In an email, Missakian said Alex Rojas had provided “professional services as an independent consultant since 2012, working in public and private organizations.”

“We are still investigating how much he received as a consultant from the now deceased sister of Luis Rojas,” Missakian wrote. “But what I can say is that whatever Dr. Rojas received was appropriate in quantity and for the services rendered in good faith.”

Resigned in 2017

Bassett, under Alex Rojas, approved a multimillion-dollar construction management contract with Del Terra in April 2015, about a month before prosecutors said payments from companies adjacent to Del Terra began. He continued to run the school district until he resigned in May 2017. In a controversial move, the board hired a registered consulting firm to the former superintendent at the same meeting.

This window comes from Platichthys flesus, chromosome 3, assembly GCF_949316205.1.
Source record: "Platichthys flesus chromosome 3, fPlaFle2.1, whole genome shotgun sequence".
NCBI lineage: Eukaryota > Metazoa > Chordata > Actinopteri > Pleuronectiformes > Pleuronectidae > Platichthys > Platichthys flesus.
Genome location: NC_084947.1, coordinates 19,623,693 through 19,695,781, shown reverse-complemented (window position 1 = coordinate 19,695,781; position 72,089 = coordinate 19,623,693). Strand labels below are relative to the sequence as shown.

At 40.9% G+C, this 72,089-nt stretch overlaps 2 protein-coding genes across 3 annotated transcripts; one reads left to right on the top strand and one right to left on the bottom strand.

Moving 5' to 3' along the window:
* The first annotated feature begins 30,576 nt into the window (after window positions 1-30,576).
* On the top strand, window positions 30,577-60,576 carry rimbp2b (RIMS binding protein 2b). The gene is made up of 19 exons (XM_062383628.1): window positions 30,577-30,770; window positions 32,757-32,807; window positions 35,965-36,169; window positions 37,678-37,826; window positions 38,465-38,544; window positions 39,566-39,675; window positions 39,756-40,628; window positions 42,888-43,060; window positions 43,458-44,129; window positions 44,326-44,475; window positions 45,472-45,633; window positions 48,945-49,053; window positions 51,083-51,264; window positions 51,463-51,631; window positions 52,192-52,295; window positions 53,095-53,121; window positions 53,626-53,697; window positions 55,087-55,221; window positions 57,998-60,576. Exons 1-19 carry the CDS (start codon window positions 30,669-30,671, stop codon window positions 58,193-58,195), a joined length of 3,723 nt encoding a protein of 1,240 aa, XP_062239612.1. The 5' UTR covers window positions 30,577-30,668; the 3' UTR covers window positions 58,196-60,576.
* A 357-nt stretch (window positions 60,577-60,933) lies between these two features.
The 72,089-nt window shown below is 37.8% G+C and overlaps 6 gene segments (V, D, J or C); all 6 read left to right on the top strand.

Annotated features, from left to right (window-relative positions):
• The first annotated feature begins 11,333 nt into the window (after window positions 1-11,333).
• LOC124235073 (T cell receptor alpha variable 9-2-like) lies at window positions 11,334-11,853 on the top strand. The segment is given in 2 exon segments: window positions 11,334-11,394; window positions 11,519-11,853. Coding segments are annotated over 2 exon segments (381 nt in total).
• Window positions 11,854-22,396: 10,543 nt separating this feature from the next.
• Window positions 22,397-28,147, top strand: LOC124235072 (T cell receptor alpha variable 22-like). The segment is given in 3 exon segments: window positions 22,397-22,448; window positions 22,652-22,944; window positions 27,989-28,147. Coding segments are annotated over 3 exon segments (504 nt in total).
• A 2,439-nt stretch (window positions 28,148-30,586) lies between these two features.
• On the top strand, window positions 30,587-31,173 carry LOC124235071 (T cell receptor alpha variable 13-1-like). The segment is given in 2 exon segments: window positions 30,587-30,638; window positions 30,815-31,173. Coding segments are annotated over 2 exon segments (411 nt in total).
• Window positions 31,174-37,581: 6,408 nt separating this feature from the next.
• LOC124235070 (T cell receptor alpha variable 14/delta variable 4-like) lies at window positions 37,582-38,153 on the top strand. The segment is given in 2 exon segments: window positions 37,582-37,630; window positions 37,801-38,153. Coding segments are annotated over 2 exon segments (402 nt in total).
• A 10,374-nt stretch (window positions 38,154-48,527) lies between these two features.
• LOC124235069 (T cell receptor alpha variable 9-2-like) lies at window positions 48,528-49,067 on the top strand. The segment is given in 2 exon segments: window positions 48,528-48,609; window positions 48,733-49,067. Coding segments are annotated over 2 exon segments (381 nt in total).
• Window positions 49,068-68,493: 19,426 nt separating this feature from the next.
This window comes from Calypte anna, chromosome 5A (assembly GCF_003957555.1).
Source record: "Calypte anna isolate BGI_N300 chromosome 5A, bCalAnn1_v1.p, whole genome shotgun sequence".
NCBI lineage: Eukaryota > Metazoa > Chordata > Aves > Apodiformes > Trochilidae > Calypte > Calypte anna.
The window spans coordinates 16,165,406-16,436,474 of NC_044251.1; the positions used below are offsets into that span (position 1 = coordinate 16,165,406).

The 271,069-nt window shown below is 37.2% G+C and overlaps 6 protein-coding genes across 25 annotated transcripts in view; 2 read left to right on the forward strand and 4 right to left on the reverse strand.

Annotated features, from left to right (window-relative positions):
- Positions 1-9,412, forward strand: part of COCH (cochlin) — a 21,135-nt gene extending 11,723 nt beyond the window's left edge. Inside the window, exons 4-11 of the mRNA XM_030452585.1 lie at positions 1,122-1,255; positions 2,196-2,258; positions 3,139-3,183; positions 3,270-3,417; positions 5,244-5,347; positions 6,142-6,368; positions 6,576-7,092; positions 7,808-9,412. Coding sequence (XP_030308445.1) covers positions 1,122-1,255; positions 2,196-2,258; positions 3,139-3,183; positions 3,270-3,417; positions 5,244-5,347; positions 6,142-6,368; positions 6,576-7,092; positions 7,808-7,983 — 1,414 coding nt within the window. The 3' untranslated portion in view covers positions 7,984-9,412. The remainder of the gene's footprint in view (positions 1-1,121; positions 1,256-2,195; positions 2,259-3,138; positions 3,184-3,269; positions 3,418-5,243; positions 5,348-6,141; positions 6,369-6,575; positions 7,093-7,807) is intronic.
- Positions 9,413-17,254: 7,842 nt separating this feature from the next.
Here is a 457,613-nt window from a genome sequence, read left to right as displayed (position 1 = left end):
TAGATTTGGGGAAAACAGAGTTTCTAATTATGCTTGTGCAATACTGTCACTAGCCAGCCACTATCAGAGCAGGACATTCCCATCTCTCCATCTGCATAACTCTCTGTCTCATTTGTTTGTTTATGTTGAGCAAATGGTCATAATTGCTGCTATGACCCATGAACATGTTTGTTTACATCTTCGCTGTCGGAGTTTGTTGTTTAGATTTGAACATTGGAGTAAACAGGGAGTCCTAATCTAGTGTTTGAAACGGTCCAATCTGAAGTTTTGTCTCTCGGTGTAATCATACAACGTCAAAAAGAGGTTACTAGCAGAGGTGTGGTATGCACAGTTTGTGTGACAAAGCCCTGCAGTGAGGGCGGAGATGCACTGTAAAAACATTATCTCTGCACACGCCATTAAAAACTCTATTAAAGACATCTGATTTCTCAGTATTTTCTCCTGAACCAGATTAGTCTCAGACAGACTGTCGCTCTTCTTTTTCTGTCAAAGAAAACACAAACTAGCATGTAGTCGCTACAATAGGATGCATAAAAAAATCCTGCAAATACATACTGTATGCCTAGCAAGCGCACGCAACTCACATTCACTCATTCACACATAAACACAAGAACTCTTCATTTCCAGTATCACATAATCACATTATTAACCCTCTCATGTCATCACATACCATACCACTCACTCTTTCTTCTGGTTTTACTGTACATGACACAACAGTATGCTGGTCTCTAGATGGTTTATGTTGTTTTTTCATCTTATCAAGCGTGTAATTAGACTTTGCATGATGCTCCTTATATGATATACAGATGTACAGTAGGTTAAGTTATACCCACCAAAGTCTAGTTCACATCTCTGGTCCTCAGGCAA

A March 2019 report, written by Bassett General Counsel Francisco Leal, in response to growing concerns from the Los Angeles County Office of Education regarding issues related to Del Terra’s work in the Montebello Unified School District , alleged that Del Terra had been paid $1,037,750 for work that could not be substantiated. This is in addition to more than $4 million Del Terra received for managing a $30 million bond project for the district.

The contract was adopted by the school board in a vote on the consent schedule without any discussion, according to the minutes of the meeting.

In one instance, a subcontractor allegedly told Leal that he did a job for free that Del Terra charged the district $74,000 to complete.